Getting Around Greece
For many people, travelling from Athens to the islands by ferry is far more enjoyable than flying, though if time is an issue, flights are quicker for more distant islands such as Corfu, Crete and Rhodes. Through summer, advance bookings are recommended. Private charter flights are also available.
Greece's motorway network has been significantly upgraded over the past decade or so. Motorways and some bridges incur a toll. In rural areas, and especially on the islands, many roads are narrow, twisty and poorly surfaced.
Beware that roads up steep mountains may involve hairpin bends and plummeting cliffs with no guardrails. To reach some of the more isolated beaches you may have to negotiate unsurfaced tracks – in which case it's often better to walk.
Side of the roadRight
Greece’s major motorways are the A1 linking Athens and Thessaloniki; the A2 linking Igoumenitsa (on the west coast) to Evros (on the border with Turkey) passing through Thessaloniki en-route; and the A8 linking Athens and Patras. Secondary roads are known as ‘national roads’ and numbered from 1 to 99.
Most major international car hire firms operate throughout Greece, with offices at airports, ferry ports and in all major cities. The legal age for hiring a car is 21.
In Athens, taxis are safe, plentiful and cheap. It is common practice to share the ride (but not the cost) with other passengers going in a similar direction. The same applies for other major cities. On the more commercial islands, such as Santorini, taxis can be expensive and also difficult to find during peak season. On the less touristy islands, taxis are cheaper but often scarce.
Greeks can be erratic drivers and big cities are risky for cyclists. That said, the Greek countryside offers superb terrain for mountain bikers. Various companies hire out bikes, and organise guided and self-guided tours of anything from a half-day to one week. The most popular regions for cycling are the island of Crete and the Peloponnese, both of which offer cycling paths, rural back roads and stunning mountain scenery.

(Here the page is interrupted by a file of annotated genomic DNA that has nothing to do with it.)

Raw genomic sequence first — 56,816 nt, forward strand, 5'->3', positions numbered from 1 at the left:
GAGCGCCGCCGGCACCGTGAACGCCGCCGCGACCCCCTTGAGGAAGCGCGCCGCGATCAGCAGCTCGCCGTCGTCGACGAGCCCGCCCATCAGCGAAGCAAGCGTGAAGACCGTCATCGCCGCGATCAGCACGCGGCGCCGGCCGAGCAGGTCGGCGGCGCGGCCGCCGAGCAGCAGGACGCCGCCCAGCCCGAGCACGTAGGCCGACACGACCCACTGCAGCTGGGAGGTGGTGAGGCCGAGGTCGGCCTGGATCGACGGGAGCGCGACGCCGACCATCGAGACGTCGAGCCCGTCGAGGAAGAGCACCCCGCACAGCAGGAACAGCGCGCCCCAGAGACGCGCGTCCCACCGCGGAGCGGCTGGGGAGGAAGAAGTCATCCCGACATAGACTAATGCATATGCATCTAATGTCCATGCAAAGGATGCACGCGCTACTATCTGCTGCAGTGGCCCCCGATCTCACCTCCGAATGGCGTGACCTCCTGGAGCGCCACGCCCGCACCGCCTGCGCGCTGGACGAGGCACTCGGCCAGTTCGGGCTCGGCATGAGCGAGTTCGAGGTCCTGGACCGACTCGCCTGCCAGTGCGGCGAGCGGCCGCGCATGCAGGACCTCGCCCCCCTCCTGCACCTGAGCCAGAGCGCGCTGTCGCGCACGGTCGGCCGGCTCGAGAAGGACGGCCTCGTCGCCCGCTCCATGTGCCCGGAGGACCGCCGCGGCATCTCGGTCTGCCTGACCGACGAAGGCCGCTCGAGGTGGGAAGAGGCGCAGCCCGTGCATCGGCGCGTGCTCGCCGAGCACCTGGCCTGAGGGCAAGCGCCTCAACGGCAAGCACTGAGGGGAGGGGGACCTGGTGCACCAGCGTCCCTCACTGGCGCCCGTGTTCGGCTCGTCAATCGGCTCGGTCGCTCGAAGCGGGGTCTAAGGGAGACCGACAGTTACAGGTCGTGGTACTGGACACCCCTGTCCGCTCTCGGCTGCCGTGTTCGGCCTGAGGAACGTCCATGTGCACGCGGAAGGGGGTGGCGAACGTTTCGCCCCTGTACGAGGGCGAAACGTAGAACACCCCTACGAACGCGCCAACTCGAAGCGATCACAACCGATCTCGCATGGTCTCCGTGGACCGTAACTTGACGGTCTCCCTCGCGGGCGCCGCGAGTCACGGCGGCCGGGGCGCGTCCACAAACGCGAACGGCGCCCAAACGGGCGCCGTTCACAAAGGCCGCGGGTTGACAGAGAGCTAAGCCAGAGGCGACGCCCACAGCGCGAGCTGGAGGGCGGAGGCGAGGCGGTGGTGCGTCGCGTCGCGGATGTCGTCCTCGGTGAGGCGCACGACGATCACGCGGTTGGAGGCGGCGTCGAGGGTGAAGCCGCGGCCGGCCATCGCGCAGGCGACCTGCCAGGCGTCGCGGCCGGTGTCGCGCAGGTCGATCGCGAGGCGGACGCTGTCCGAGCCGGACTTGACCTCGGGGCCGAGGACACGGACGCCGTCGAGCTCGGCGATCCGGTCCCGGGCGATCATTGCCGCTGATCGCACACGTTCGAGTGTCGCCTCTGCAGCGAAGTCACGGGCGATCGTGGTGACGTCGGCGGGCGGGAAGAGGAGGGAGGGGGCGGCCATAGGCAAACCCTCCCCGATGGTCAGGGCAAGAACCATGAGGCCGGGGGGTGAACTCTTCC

All Greece’s main cities and many small destinations too are connected by an extensive network of long-distance buses, which almost always prove more efficient than the train. Major routes include Athens-Thessaloniki and Athens-Patras. The private companies involved operate under the umbrella of KTEL (tel: 14505, within Greece only; www.ktel.org).
The minimum age for driving is 18. Children under 10 must sit in the back seat. Seat belts must be worn. There are fines for breaking traffic regulations. The maximum speed limit is 110-130kph (68-81mph) on motorways, 90kph (56mph) on non-urban roads and 50kph (30mph) in built-up areas. It is illegal to carry spare petrol in the vehicle, and to use a mobile phone (without hands-free) while driving. It is also illegal to use your horn in built-up areas except in cases where there is immediate danger.
ELPA (Automobile and Touring Club of Greece; tel: +30 210 606 8800; www.elpa.gr). Emergency breakdown services can be contacted toll-free by dialling 10400.
A national driving licence is acceptable for EU nationals. You must carry your car registration documents at all times. Nationals of non-EU countries may need an International Driving Permit and should contact ELPA.
Athens: Athens city centre is well served by frequent buses and trolleybuses, and its reliable underground system extends out to the airport. You can buy tickets from Transport for Athens (www.oasa.gr) at various booths and kiosks situated around the city as well as at underground stations.
The tram system in Athens cuts through the city from Syntagma Square right through to the coast and runs a pleasant route from Peace and Friendship Stadium (in Neo Faliro) all the way to the most southern point of Glyfada. Trams connect with the Metro at Syntagma, Neos Kosmos and Neo Faliro.